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Budget Proposals Would Up Spending 7.1%

Town Administrator Karl Kilduff's proposed 2013-2014 town budget, combined with the 4.1 percent proposed spending increase in Schools Superintendent Stephen Falcone's proposed budget, would raise spending 7.1 percent this year.

Update 10:57 a.m.:

When asked for copies of his proposed budget Monday evening, Town Administrator Karl Kilduff said it would be made available on the town website Tuesday morning.

It is now available on this page as a PDF file. The document is also attached to this article.

Kilduff prefaces the document with a transmittal letter, which says at one point:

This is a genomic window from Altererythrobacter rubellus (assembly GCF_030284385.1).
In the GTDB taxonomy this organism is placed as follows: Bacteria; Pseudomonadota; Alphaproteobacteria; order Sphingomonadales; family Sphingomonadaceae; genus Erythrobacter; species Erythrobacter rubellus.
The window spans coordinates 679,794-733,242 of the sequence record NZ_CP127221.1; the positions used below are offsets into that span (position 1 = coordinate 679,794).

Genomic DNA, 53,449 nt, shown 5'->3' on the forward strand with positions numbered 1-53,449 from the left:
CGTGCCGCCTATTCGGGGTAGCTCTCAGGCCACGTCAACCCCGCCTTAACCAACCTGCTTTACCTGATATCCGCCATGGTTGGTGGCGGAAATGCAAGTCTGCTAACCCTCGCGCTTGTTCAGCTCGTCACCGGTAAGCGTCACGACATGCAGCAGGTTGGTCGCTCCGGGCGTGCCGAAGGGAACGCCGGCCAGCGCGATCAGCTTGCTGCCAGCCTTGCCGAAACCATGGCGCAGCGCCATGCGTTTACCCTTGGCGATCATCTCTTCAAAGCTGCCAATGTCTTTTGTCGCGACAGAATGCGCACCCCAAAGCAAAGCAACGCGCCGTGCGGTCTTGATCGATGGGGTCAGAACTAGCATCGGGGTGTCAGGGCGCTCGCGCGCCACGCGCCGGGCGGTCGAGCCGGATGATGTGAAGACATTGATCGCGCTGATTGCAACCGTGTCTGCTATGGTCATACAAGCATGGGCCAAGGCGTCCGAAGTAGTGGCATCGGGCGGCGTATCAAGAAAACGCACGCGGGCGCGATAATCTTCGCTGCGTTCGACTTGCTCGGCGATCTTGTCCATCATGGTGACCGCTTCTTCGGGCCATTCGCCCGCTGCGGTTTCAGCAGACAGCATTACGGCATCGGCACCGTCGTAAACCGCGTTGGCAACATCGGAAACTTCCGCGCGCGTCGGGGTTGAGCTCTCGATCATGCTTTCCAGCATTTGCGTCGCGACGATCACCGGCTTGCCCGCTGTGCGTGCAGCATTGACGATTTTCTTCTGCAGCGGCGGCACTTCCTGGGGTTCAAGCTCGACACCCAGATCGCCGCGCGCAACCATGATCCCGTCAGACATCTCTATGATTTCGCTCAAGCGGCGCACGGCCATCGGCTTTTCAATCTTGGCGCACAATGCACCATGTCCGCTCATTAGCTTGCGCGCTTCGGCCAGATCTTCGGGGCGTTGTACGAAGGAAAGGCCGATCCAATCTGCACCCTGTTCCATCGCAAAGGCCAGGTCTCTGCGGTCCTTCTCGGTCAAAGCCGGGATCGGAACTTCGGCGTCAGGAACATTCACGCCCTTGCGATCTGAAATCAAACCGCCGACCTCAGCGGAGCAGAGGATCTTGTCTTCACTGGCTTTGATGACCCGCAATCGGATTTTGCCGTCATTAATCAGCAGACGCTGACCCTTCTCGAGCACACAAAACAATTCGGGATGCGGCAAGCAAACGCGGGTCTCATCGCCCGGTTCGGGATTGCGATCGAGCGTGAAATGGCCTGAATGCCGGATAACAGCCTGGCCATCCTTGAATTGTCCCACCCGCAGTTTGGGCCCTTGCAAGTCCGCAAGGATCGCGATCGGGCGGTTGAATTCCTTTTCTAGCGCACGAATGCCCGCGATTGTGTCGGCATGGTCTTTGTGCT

"Annually, the budget document is the single most important policy document acted upon by the Board of Selectmen in that it allocates resources and sets priorities for the upcoming year."

The PDF file used does not allow for copying and pasting the document, so Darien Patch doesn't have this part of the important town document in an easier-to-read format for readers. Patch has asked Kilduff to provide a copy of his letter in such a format so that it can be reprinted here.

Original article:

Town Administrator Karl Kilduff presented a 2013-2014 proposed town budget to the Board of Selectmen that would raise non-education spending by 7.1 percent to $43,249,608.

Combined with Superintendent of Schools Stephen Falcone's $84,911,146 proposed budget, total proposed spending would be $128,160,754. After other revenue sources (such as property transfer fees and state aid) are taken out, the amount to be raised through property taxes would be $118,426,451.